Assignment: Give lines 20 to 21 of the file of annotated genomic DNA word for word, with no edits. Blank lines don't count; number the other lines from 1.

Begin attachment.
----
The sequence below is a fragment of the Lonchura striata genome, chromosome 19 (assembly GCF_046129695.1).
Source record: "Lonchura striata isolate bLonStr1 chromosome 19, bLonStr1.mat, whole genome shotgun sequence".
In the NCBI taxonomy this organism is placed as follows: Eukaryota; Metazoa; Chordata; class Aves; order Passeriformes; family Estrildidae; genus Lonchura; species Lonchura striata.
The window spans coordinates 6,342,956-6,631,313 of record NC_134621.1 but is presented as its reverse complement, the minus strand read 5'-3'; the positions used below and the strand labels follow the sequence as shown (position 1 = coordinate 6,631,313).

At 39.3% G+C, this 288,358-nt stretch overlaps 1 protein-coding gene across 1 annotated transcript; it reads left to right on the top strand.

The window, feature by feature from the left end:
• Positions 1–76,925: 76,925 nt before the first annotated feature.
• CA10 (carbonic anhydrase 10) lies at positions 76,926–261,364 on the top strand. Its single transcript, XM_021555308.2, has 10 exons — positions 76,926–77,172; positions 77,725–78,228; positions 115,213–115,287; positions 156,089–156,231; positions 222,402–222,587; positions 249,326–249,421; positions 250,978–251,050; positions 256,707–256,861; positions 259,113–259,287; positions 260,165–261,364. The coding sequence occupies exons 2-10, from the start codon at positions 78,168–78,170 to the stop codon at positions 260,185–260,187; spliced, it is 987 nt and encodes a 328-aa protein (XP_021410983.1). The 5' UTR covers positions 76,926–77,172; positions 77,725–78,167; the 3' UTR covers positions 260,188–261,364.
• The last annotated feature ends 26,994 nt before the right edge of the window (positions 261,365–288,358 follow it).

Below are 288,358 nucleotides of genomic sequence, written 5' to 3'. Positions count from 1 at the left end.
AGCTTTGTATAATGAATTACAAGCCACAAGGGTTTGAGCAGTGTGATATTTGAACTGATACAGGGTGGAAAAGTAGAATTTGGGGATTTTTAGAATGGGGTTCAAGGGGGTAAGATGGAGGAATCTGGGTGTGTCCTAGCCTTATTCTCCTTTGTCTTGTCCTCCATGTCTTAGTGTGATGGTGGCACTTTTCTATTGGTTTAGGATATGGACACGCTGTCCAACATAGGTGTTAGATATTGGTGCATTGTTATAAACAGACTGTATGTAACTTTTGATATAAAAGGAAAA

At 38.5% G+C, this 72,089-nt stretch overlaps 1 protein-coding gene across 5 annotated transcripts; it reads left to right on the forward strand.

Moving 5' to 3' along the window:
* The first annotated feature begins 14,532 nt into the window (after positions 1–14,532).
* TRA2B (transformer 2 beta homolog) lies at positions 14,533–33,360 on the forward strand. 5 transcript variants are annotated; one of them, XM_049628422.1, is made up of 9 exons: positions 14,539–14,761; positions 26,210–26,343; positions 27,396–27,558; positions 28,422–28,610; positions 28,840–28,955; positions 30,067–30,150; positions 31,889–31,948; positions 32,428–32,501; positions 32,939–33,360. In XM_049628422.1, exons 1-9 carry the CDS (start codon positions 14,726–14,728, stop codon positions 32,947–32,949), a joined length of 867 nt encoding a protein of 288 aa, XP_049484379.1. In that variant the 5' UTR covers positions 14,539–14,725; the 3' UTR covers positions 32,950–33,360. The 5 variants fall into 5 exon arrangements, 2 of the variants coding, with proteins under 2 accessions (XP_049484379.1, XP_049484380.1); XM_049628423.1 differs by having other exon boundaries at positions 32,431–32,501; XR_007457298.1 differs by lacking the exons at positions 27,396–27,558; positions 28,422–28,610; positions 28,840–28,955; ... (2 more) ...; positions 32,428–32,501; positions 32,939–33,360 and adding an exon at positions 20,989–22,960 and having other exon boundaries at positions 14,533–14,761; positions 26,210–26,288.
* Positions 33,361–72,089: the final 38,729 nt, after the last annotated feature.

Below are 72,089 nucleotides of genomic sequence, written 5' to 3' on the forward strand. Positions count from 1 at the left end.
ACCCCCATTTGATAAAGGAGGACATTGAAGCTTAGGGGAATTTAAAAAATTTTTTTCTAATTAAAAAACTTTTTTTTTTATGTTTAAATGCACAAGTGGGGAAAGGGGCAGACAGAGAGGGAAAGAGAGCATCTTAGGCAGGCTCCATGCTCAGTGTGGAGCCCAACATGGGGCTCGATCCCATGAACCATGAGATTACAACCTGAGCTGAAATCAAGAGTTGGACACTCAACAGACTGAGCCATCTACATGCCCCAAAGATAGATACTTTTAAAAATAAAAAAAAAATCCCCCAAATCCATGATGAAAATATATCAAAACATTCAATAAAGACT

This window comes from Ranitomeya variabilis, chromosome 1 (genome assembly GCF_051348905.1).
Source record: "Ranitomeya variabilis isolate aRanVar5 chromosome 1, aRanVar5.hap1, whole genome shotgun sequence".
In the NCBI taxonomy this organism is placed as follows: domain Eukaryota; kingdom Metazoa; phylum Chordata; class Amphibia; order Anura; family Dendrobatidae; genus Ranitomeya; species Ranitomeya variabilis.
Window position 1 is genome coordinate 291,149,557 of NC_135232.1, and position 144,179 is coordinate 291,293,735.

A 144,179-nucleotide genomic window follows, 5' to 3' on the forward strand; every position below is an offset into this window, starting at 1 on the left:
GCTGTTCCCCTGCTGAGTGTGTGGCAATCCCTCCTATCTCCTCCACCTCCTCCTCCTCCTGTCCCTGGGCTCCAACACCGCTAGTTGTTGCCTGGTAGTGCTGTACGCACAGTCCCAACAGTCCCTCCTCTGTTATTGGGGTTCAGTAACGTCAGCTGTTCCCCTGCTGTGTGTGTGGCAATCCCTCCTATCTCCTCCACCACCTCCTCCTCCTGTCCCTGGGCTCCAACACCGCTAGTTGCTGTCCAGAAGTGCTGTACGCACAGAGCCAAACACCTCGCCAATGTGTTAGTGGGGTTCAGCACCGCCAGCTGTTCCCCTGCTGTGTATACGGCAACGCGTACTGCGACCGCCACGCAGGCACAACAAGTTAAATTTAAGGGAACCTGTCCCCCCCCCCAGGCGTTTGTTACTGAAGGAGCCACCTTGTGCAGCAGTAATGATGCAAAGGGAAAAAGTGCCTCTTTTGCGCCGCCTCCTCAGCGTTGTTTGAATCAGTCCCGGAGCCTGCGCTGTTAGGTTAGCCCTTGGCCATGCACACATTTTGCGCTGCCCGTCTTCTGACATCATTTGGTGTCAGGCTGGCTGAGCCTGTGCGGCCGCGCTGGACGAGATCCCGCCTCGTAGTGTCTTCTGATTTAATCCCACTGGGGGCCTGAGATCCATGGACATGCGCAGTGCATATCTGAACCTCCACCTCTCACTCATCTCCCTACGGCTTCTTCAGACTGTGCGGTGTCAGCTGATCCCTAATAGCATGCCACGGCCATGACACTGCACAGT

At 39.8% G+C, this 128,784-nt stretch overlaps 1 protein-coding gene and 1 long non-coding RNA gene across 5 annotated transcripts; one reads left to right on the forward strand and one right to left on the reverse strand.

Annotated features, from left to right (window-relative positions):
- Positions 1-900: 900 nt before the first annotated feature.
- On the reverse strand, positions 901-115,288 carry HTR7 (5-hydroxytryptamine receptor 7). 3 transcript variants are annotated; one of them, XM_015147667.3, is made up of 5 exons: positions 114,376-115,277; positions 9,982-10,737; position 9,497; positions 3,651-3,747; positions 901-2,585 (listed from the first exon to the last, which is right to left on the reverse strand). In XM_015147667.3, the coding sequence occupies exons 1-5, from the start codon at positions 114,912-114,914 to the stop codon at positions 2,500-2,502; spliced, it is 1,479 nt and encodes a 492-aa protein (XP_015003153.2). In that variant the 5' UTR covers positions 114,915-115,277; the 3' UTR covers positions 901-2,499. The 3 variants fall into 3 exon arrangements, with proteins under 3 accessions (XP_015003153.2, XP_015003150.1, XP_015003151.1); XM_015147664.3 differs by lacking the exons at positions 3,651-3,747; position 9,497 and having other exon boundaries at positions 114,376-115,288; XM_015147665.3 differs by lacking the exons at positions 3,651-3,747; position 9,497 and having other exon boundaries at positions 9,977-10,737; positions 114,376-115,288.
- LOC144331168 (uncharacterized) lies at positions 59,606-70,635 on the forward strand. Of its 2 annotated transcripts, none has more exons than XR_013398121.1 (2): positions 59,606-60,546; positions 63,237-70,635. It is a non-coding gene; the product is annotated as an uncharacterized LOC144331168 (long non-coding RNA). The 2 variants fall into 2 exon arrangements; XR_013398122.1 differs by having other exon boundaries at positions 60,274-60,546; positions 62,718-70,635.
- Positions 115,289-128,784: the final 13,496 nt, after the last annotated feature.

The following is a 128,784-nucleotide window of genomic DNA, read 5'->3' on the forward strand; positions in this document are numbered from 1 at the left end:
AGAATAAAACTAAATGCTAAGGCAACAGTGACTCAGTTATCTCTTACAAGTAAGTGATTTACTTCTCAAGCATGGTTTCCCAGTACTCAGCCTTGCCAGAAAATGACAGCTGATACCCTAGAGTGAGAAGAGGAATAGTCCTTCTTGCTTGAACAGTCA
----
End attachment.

Source record: "Ranitomeya variabilis isolate aRanVar5 chromosome 1, aRanVar5.hap1, whole genome shotgun sequence".
In the NCBI taxonomy this organism is placed as follows: domain Eukaryota; kingdom Metazoa; phylum Chordata; class Amphibia; order Anura; family Dendrobatidae; genus Ranitomeya; species Ranitomeya variabilis.